By Laurie Sullivan


Microsoft chairman Bill Gates on Sunday evening hit the stage at the Consumer Electronics Show in Las Vegas determined to convince us Microsoft can connect digital content on devices, from mobile devices to the living room and into cars.


The new products center on family entertainment. Mr. Gates detailed several new products and services such as Windows Vista, Internet Protocol Television (IPTV) enabled by the Xbox 360, Microsoft Windows Home Server, and a new partnership with Ford Motor.


Microsoft’s IPTV announcement pits the Redmond, Wash., company against Apple Computer, which industry observers expect to provide details of its iTV set-top box at MacWorld in San Francisco on Tuesday. 


“Delivering on connected experiences, where people are doing new creative things, that is the key missing element, and it is something we all have to do to deliver on the promise,” Mr. Gates said.


Many of the products Microsoft has been working on for years will move into the market this year.


The debut of Windows Home Server, available during the second half of 2007, will act as a central storage place in the home for digital photos, music, movies and other media. The first products are due out later this year from Hewlett-Packard and others.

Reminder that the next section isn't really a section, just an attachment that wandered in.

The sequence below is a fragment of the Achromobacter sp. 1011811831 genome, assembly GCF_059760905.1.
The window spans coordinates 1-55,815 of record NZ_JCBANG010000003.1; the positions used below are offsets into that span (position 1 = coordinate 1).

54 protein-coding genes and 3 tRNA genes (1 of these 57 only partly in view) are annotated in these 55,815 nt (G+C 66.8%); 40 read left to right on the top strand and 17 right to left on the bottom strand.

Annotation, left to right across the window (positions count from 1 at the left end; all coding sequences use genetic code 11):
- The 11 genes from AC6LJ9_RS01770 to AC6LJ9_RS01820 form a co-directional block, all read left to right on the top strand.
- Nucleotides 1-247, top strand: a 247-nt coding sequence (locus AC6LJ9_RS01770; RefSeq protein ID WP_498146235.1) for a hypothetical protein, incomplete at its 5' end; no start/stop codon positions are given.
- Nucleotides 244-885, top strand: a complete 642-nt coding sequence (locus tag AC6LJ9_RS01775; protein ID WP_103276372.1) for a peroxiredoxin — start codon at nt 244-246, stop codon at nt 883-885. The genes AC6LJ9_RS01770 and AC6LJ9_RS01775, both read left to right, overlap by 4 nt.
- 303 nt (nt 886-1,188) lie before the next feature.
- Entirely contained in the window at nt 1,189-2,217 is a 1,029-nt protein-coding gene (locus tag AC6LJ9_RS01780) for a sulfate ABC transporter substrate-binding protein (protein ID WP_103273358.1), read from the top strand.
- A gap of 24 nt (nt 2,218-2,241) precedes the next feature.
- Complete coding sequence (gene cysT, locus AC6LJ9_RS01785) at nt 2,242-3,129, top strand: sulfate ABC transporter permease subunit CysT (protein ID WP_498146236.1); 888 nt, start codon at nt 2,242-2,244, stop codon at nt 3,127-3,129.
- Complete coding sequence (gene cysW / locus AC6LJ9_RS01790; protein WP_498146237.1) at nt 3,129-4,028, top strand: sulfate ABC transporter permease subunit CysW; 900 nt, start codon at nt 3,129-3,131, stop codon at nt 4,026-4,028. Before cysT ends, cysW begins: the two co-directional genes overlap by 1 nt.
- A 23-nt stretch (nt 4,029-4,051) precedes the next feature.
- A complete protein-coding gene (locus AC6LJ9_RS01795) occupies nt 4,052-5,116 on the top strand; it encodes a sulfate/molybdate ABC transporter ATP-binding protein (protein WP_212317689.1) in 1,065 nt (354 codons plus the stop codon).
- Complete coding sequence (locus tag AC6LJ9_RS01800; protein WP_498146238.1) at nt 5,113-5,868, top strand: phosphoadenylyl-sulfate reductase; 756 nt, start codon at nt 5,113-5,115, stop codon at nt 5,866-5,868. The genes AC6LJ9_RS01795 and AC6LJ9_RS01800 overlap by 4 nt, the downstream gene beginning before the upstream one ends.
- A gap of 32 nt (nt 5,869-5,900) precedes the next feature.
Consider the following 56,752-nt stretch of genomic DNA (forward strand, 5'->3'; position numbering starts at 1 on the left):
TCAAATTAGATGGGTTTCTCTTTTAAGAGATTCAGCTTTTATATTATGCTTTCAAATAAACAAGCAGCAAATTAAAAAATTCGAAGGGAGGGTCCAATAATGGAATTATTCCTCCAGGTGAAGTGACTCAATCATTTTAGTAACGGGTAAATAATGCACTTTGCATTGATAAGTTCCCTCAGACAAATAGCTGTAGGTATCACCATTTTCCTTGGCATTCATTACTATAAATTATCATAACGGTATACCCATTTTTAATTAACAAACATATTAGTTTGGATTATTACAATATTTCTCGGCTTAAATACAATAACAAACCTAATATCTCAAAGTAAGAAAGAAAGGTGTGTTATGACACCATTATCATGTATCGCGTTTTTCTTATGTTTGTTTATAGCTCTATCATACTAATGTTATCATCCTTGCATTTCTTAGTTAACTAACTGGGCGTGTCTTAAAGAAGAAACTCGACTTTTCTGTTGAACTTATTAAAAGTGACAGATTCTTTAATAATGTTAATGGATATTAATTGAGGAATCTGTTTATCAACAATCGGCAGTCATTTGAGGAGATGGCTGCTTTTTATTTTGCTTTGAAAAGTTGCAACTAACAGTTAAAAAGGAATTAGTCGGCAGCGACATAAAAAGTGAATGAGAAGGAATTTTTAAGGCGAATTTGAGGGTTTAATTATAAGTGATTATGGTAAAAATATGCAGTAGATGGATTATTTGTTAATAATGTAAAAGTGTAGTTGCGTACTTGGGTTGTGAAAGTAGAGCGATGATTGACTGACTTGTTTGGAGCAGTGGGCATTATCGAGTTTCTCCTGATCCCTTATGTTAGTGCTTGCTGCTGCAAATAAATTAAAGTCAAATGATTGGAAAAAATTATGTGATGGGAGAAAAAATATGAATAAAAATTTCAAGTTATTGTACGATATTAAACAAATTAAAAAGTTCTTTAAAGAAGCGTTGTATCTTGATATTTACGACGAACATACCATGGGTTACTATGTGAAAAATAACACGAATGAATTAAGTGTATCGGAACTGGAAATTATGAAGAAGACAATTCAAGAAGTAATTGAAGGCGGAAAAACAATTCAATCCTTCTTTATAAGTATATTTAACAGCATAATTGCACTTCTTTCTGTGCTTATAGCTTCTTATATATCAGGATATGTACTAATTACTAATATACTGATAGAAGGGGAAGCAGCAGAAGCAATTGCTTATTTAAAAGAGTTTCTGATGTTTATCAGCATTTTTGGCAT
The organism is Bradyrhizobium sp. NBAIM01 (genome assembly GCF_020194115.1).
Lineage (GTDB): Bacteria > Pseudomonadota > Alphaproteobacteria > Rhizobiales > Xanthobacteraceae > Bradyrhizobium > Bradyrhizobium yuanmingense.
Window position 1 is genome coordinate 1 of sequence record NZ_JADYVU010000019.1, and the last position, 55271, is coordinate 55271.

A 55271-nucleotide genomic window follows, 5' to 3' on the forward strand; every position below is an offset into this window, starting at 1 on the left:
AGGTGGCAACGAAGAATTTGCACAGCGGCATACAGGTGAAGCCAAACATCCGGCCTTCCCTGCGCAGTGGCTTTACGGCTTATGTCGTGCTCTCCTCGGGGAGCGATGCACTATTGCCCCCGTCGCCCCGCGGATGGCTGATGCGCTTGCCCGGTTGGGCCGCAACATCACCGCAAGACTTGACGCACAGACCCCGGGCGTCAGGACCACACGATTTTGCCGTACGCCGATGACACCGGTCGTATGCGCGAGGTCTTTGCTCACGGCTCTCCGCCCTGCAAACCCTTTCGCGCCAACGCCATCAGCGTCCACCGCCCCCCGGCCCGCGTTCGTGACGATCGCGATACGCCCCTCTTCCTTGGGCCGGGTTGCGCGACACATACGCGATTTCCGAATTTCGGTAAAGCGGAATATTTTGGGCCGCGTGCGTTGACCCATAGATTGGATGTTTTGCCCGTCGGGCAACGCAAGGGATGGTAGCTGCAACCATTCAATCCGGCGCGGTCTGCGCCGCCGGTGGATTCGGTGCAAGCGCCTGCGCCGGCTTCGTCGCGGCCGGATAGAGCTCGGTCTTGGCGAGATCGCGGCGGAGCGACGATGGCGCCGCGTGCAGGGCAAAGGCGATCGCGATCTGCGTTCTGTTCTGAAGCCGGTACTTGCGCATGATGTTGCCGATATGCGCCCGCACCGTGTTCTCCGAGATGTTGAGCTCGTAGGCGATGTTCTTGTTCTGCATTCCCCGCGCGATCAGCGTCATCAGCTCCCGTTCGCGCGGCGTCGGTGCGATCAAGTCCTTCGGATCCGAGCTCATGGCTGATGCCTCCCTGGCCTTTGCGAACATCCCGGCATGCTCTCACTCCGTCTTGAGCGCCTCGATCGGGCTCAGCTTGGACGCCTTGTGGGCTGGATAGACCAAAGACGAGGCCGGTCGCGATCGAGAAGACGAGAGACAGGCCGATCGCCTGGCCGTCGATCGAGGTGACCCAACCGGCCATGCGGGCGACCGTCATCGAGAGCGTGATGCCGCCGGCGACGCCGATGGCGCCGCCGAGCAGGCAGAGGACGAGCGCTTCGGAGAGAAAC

Mr. Gates said the server software would have automated backup, connectivity to a variety of devices and remote connectivity and expandable storage.


Reminding attendees that Microsoft's long-awaited Windows Vista reaches consumers later this month, Mr. Gates highlighted Vista's ability to handle various forms of digital media on a round hat box-shaped living room computer from Sony.


Robbie Bach, president of Microsoft's Entertainment and Devices group, said Microsoft’s Xbox Live gaming service now supports one million players. Microsoft has sold more than 10.4 million Xbox 360s since its launch in November 2005, and 160 high-definition games.


And by the end of this year, the Xbox 360 gaming console would act as a set-top box for interactive IPTV. “This is the next generation of channel surfing,” he said.


Mr. Gates also highlighted deals that will bring video and online services from cable TV channels Fox Sports, Nicklodeon, and Starz to its 6-year-old Windows Media Center. The software will work with Vista, which is scheduled for release to consumers this month.


During the keynote, Mr. Gates also mentioned Microsoft’s exclusive agreement with Ford Motor to power a voice-activated in-car communications and entertainment system for mobile phones and digital music players.


The announcement, made earlier on Sunday, gives consumers the option to make hands-free calling on their mobile phone or search their digital music player by genre, album, artist or song title via voice commands. The system will also convert text messages to audio and read it out loud. 


Ford will make the feature available this year in 12 car models. The application, known as Ford Sync, can support nearly any digital media player, including Apple’s iPod and Microsoft’s Zune.